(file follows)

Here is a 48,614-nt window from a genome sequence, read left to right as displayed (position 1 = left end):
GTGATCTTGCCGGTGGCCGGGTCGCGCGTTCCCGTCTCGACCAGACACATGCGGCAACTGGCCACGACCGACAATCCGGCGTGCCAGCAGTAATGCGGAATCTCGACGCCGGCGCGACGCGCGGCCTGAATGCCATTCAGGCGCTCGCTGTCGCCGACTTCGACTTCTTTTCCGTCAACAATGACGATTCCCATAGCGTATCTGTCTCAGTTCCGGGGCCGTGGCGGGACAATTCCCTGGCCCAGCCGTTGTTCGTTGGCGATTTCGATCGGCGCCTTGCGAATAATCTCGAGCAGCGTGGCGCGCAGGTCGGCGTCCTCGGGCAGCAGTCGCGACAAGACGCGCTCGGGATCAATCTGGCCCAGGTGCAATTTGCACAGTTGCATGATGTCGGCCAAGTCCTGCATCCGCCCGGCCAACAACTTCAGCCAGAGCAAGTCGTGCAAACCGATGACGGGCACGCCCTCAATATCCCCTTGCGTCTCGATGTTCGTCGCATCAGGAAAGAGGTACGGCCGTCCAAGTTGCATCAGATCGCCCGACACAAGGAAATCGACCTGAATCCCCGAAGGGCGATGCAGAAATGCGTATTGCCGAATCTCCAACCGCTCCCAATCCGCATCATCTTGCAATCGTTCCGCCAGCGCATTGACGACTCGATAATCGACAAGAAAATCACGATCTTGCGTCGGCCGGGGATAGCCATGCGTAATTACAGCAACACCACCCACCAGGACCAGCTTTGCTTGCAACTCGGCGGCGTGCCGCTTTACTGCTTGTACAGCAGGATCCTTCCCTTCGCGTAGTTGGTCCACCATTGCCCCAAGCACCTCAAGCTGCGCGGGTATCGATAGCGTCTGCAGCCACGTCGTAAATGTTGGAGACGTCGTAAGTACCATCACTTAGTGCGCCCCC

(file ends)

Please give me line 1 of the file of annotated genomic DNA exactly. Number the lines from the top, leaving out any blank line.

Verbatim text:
Here is a 48,614-nt window from a genome sequence, read left to right as displayed (position 1 = left end):